Do we really need MREL?

First introduced in 2016, MREL aims to protect customers in the event of a non-G-SIB financial institution failing, but things have moved on. A few years after its introduction, is MREL a help or a hindrance?

The minimum requirement for own funds and eligible liabilities (MREL) aims to absorb losses and potentially supports recapitalisation if an institution is on the point of failing. It also aims to ensure that the risks to depositors, the financial system and to public finances that could arise due to the failure of a bank are reduced.

When MREL was originally introduced, the collapse of smaller banks drove a clear need to improve customer protection and minimise the impact of any one bank's failure on the wider financial system. Increases in coverage of the Financial Service Compensation Scheme (FSCS) introduced protection for deposits up to £85,000, and banks were required to hold more capital and comply with ring-fencing requirements. Nonetheless, it is difficult to conclude that MREL is potentially overly punitive on smaller banks.

Getting to grips with the MREL calculation

There are three distinct resolution strategies, which will determine MREL requirements:

  • Modified insolvency - for banks with less than 40,000 transactional accounts. MREL is 100 per cent of minimum capital requirements.
  • Partial transfer - for banks with 40,000-80,000 transactional accounts, less than £15-25 billion on the balance sheet, subject to stabilisation and potentially providing other critical economic functions. MREL is 100?200 per cent of minimum capital requirements.
  • Bail-in - for banks with more than 40,000 transactional accounts, more than £15-25 billion on the balance sheet, subject to stabilisation and providing other critical economic functions. MREL is 200 per cent of minimum capital requirements.

At a glance, this seems proportionate. However, in reality the move between categories can be rapid and potentially doubles a bank's MREL requirements overnight. This has required newly in scope banks to issue debt at relatively short notice and at higher cost than larger banks.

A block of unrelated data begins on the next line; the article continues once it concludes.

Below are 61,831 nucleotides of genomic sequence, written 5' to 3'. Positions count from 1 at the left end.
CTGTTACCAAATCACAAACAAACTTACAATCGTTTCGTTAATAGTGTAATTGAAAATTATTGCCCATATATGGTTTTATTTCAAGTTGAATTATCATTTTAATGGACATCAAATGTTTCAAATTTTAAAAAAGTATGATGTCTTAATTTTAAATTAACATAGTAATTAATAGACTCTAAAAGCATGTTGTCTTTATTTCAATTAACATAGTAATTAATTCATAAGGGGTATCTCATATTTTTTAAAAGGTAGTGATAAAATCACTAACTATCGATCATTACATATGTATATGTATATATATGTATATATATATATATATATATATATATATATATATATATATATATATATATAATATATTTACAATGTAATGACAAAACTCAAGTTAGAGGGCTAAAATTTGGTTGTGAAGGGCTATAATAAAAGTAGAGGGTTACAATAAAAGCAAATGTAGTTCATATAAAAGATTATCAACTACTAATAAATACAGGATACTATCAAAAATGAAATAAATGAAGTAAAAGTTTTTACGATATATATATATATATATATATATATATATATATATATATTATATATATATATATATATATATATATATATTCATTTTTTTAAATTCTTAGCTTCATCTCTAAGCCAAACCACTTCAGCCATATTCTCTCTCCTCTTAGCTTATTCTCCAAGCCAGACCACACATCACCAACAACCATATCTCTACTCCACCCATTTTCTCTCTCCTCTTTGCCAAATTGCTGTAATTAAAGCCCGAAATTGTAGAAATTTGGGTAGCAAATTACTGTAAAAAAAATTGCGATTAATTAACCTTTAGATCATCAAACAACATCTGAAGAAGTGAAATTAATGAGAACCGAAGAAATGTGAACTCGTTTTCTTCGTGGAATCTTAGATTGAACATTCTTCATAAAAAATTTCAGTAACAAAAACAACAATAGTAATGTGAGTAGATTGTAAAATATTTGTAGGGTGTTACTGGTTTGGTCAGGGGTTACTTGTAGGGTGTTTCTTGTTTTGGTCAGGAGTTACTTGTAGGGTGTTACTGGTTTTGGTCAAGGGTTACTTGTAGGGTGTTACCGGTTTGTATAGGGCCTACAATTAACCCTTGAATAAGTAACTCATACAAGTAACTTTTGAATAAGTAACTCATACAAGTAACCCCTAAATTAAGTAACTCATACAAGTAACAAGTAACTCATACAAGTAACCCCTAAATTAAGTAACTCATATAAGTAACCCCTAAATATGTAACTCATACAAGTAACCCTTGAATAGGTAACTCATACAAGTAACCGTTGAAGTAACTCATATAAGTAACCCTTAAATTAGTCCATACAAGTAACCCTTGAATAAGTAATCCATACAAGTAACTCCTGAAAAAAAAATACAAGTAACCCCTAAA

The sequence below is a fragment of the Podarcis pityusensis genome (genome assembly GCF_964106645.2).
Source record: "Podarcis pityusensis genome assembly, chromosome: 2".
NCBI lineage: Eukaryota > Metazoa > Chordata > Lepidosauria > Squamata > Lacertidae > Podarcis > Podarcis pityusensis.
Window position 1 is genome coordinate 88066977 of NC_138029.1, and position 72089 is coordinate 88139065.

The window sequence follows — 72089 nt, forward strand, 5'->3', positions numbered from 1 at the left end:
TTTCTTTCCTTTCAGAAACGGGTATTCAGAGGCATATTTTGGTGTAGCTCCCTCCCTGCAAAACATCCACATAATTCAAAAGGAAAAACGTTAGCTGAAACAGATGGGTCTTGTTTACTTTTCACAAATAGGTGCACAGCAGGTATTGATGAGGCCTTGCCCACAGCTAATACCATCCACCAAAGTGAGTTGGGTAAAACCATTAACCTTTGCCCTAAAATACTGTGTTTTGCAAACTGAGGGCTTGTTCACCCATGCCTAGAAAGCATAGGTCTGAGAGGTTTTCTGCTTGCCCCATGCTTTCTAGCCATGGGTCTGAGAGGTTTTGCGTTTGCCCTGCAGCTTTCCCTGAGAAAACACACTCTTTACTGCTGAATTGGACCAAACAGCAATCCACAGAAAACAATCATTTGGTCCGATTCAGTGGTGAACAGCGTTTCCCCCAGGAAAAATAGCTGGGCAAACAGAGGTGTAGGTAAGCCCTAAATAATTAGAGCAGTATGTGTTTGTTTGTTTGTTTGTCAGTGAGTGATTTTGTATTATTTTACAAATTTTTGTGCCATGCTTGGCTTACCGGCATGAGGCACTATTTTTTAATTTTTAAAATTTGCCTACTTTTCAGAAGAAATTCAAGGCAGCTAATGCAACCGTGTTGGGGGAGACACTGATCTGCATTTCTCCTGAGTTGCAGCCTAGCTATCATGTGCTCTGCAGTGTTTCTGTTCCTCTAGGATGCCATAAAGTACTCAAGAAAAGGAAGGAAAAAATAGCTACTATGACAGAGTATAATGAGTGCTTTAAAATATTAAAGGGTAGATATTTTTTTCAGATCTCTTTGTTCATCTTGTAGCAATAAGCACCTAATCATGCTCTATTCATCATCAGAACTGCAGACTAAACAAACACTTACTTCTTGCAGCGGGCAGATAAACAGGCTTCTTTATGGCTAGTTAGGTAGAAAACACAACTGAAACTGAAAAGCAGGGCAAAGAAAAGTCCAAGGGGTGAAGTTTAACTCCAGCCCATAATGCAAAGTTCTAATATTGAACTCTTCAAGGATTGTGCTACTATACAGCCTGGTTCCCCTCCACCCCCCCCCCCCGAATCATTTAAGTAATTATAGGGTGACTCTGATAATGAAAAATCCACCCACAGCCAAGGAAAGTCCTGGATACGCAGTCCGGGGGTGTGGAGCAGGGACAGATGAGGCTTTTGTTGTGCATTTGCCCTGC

Challenger banks are particularly vulnerable and may feel the impact following a period of growth, limiting future scope for development. This is exacerbated by the immediate need to raise hold MREL once a threshold is crossed, which could impact competition in the long term if banks deliberately hold themselves below the threshold that doubles MREL requirements.

For some, including many building societies, leverage can be the binding constraint leading to dramatically higher MREL requirements.

Meeting MREL requirements

Taking a broader look at the financial sector, MREL is one of many post-crisis reforms that raises capital requirements. While this undoubtedly protects against bank failure, it comes with a societal cost and may limit economic growth. This is potentially damaging when the UK is finding its footing post-Brexit and starting the long road to recovery post-Covid-19.

This summer's expected MREL consultation is an opportunity for a simpler, more proportionate approach, without diminishing customer protection. In the meantime, firms may want to examine their expected growth and consider how to raise the necessary MREL capital.

To stay up to date with new developments, download the Grant Thornton Regulatory Handbook 2021.

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